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Window on Eurasia — New Series: 95 Percent of Russian’s Territory has Lost Population over Last Five Years

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Paul Goble

            Staunton, Nov. 2 – The flight of Russians abroad has attracted enormous attention, but it is important to keep in mind that while it may add to the brain drain, it only exacerbates rather than causes the longer term trend, the depopulation of most of the regions of the Russian Federation, Viktoriya Pavlova says.

            The Novyye izvestiya writer says that over the past five years, the population of federal subjects covering 95 percent of Russia’s territory has declined, sometimes precipitously, raising questions about what will become of much of the country (

            As Pavlova points out, “regions and indeed the country as a whole are not so much territories as the people who live and work in them. There is no use for an abandoned wasteland … except perhaps for filming post-apocalyptic films.” And there are all too many “locations” for such films in Russia today.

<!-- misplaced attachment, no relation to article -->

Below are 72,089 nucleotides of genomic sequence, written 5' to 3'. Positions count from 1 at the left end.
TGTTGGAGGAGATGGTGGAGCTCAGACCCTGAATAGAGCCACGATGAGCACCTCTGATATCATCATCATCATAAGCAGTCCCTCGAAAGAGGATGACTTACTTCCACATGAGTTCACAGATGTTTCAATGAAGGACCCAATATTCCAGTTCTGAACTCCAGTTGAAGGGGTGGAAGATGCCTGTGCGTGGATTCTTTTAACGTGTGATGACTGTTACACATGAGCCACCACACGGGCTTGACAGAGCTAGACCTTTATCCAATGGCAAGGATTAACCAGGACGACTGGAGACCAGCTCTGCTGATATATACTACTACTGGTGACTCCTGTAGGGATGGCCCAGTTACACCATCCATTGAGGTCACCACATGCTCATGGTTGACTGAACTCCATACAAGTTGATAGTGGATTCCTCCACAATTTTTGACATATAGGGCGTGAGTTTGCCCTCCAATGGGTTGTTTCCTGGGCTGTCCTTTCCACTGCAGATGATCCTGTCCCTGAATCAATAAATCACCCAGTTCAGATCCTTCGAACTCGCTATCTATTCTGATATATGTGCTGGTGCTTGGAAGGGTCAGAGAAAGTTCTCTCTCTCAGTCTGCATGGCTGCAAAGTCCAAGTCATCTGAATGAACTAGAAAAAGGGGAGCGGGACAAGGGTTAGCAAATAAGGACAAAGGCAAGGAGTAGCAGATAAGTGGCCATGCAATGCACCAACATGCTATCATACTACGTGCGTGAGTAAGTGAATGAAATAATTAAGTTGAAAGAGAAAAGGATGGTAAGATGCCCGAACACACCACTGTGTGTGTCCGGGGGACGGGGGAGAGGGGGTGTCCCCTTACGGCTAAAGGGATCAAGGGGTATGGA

This emptying out of the regions is especially striking east of the Urals where six of the ten suffering the greatest declines are located. If one adds two others, Perm Kray and the Komi Republic which are astride the Urals, that makes eight of the ten are in Siberia and the Russian Far East.

            The real situation is even worse than this figure suggests. On the one hand, some governors are doing their utmost to distort census figures in order to suggest that they have more people on their territories than they do in order to get more money from the center which in almost all cases is linked to population.

            And on the other, those that are experiencing declining populations are getting less money from the center and as a result are losing even more people because there is no money, thus putting most of the country in a vicious circle. There are only two exceptions to that pattern: Ramzan Kadyrov’s Chechnya and Russian-occupied Crimea.

2644322 Window on Eurasia — New Series

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